Tag Archives: Borges

Prelim rationale v 1.1

I’m working on a v 2.0 of my rationale, but thought I’d post this second version for the sake of posterity/transparency.

I’ve opted with the 1.1, as though it dose contain some substantial changes, I don’t feel as though it is necessarily more than a small departure from the first draft. Mostly, I’ve added some explication and connections.

In the upcoming (in a few days) v 2.0, I’ll largely try to do the opposite: discretize these blended areas in order to more clearly define them. I’ll also be following up with a reorganization of my booklist, which is currently on Evernote. I’ve been reluctant to match the list to my areas, as I personally cannot not see many texts applying to more than a single area. Alas, it is time to try!

Rationale after the break… And, as always, comments welcome!

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What Comes After Remix?

I’ve been wanting to read Lev Manovich since I had the pleasure of publishing (and interviewing) UWM MFA student A. Bill Miller.  He does some interesting (provoking, pretty) gridworks and 3D video/sculpture that have a lot to do with digitality, language and – ta da! – transcoding.  Check it out (and buy the new cream city review when it comes out in a week…)</endplug>.

Manovich’s Remix, however, turned out to be more of a brief history of the digital remix and its origins in mostly music, with a bit of film/photo thrown in.  If anything, this lineage confirmed my eliding of collage with mash-up video.  

If I were forced to guess – which I’m not, but I will – I’d assume that this was a keynote that he delivered.  There is brief mention of issues of copyright wrt the production of remix from published materials.  The most interesting aspect comes from the contrast between contemporary digital remix and its predecessors.  One of these elements is what Barthes (this time through LM) refers to as “clash” in modernist aesthetic collage, whereas digital music remix has the opportunity for “blend”.  The other is producers of digital remix art now understand that their work is likely to be sampled and remixed itself.  

I’m not sure if I believe in the binaristic “clash” v. “blend” debate.  I think that remix art can work on multiple levels; in my project, I’m looking for clash in delivery method and content (audio/visual, moving/static, fiction/nonfiction), but I’m also looking to blend these elements together, in the sense that I want the contrast to be nuanced and problematize expectations in a subversive, sneaky manner.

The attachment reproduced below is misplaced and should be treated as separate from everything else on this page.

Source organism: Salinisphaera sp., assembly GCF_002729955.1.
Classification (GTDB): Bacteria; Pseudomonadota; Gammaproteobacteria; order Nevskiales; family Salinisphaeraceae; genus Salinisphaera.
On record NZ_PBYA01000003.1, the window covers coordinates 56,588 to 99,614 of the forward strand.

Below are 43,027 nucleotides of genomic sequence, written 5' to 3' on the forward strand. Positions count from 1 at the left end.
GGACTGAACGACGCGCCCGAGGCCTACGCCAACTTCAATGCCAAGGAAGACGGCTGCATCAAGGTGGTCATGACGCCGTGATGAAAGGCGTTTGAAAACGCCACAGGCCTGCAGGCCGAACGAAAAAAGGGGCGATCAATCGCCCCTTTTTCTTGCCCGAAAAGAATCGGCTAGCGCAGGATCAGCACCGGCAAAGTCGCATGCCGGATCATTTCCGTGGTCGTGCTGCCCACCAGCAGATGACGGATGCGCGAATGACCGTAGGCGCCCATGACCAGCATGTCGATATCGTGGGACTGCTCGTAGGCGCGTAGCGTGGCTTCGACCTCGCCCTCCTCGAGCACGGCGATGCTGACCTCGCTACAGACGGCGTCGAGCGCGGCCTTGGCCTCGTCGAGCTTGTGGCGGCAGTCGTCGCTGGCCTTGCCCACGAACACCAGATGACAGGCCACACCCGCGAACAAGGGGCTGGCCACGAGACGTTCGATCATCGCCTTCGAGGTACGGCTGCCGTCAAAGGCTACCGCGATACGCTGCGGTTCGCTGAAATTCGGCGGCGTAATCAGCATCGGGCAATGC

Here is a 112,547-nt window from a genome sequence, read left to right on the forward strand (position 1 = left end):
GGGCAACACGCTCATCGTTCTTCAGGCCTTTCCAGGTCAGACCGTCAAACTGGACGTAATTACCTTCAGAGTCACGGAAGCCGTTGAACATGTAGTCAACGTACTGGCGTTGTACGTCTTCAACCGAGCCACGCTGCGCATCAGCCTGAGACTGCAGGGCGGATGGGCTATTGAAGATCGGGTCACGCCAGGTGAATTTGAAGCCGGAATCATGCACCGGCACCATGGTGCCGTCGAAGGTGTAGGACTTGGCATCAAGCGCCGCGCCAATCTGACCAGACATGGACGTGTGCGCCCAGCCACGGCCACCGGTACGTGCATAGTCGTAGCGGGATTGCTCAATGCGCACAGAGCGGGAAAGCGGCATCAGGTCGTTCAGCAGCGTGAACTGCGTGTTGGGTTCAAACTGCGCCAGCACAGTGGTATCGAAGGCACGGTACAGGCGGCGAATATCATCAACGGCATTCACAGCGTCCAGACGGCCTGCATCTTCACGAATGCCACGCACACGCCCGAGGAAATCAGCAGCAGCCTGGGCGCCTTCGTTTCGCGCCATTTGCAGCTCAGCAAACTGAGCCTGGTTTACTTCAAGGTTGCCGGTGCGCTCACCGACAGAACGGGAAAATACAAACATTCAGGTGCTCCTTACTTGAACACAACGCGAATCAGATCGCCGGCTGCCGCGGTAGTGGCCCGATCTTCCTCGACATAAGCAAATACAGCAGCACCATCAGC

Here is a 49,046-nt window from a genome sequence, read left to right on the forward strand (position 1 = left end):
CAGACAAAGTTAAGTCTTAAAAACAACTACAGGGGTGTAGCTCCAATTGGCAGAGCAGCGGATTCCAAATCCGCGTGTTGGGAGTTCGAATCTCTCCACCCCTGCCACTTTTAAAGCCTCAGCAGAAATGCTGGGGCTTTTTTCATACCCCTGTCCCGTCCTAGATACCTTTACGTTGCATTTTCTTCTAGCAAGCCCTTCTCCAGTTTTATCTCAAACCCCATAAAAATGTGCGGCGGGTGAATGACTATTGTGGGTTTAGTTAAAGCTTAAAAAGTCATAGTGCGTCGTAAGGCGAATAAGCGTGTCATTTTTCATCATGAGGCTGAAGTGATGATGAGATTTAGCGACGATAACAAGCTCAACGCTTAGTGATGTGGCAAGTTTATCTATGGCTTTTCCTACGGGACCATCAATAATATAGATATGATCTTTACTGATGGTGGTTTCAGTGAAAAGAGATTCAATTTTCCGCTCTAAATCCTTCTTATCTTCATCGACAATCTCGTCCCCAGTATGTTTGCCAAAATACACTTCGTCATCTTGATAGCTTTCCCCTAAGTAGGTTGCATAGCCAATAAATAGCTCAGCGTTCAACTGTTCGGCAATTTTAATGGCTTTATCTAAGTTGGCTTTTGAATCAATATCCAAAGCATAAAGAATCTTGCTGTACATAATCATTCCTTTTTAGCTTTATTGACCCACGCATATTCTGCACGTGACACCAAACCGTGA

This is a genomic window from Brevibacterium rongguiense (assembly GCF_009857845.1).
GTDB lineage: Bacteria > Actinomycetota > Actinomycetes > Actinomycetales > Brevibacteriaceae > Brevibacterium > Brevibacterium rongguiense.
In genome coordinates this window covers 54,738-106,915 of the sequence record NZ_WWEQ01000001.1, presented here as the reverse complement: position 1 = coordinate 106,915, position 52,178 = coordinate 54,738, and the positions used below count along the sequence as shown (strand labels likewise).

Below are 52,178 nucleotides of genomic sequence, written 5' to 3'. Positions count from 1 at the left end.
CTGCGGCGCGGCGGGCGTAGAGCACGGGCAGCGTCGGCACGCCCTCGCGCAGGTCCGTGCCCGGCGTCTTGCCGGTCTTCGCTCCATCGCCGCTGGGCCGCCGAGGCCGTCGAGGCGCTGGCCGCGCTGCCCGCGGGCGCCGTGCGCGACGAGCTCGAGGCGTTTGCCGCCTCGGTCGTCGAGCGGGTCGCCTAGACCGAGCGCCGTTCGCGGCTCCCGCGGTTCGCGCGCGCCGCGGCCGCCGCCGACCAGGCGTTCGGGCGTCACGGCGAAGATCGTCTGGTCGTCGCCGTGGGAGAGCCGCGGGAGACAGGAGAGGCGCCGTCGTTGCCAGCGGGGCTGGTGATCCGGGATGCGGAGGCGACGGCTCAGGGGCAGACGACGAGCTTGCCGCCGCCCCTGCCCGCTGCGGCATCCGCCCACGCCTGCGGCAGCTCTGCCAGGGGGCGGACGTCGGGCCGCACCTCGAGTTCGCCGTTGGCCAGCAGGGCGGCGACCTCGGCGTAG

The self-awareness to future remixing seems directed more at music (as much of the article is), but I wonder what the implication might be for writing.  I think looking to this format – the blog – might be germane.  I know that I can easily link and pull quotes form various source and compile them into a post.  (Or write a critical paper. Or review five articles and quote them.) Fiction, though is another story, potentially.  Perhaps the closest analogies I can think of involve appropriating characters from other writers or citing other fictions (fictitious fictions or not) in works of fiction.  I’m thinking of Borges here. 

One thing I was trying to say

On Exactitude in Science . . . In that Empire, the Art of Cartography attained such Perfection that the map of a single Province occupied the entirety of a City, and the map of the Empire, the entirety of a Province. In time, those Unconscionable Maps no longer satisfied, and the Cartographers Guilds struck a Map of the Empire whose size was that of the Empire, and which coincided point for point with it. The following Generations, who were not so fond of the Study of Cartography as their Forebears had been, saw that that vast Map was Useless, and not without some Pitilessness was it, that they delivered it up to the Inclemencies of Sun and Winters. In the Deserts of the West, still today, there are Tattered Ruins of that Map, inhabited by Animals and Beggars; in all the Land there is no other Relic of the Disciplines of Geography.

Suarez Miranda,Viajes de varones prudentes, Libro IV,Cap. XLV, Lerida, 1658From Jorge Luis Borges, Collected Fictions, Translated by Andrew Hurley Copyright Penguin 1999 .


Severe Weather Borges

beware the inclement weather.